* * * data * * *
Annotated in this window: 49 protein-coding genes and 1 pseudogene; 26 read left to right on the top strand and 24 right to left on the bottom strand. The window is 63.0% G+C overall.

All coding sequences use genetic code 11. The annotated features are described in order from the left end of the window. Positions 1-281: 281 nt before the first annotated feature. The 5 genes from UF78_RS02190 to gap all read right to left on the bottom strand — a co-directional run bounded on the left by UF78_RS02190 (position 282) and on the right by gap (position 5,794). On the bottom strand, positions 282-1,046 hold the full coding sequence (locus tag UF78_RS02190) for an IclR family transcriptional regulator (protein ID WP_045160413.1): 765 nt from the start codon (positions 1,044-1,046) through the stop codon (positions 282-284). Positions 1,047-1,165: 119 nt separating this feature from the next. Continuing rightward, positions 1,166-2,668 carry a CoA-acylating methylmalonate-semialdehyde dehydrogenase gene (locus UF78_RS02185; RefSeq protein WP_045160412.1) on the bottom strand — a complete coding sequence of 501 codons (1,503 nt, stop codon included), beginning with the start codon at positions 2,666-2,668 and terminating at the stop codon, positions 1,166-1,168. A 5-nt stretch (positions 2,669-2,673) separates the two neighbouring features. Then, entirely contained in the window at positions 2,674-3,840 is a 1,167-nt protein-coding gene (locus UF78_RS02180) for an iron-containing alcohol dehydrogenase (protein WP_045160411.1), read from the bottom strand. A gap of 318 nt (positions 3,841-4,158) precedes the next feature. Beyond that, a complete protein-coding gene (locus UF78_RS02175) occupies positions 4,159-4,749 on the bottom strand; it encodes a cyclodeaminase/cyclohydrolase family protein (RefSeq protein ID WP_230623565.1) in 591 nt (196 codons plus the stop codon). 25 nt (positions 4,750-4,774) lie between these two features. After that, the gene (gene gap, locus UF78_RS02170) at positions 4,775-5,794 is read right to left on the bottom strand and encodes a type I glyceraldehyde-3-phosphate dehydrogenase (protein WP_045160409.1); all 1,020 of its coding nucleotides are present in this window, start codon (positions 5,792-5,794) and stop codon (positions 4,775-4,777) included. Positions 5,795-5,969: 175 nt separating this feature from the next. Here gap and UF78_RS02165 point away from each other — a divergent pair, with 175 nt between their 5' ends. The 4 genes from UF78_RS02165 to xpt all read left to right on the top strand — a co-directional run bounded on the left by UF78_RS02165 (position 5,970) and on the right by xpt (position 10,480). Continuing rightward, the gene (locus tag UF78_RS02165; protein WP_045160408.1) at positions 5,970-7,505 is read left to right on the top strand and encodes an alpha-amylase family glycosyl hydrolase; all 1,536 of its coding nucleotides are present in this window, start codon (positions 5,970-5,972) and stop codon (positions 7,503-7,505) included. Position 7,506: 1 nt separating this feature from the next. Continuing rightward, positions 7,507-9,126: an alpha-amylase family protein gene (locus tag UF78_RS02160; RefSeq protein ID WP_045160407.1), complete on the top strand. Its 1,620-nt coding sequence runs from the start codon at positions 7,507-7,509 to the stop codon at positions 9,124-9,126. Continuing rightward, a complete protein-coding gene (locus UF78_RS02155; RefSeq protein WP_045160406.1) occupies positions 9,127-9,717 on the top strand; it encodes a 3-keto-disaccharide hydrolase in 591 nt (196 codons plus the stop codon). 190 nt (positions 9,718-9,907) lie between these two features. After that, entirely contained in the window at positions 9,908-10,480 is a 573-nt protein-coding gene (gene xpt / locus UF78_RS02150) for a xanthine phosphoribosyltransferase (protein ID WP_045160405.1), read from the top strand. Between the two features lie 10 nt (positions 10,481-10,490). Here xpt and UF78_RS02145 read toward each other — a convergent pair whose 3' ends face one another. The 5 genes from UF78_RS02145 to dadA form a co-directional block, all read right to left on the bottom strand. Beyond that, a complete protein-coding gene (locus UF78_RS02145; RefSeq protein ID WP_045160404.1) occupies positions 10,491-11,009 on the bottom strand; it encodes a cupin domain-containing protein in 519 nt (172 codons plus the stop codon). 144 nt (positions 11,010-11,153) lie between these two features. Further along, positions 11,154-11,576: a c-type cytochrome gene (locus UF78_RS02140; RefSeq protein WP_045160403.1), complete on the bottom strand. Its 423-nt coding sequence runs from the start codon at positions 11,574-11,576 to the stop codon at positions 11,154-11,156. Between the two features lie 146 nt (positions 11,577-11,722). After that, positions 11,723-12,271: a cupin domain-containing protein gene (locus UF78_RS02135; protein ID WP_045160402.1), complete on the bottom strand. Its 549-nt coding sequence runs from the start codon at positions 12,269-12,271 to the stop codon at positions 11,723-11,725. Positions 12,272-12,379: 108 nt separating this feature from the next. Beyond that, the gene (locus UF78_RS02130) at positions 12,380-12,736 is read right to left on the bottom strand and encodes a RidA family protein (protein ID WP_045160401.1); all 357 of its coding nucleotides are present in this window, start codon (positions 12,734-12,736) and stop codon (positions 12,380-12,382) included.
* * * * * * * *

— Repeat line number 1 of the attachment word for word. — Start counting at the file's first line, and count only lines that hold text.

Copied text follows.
Annotated in this window: 49 protein-coding genes and 1 pseudogene; 26 read left to right on the top strand and 24 right to left on the bottom strand. The window is 63.0% G+C overall.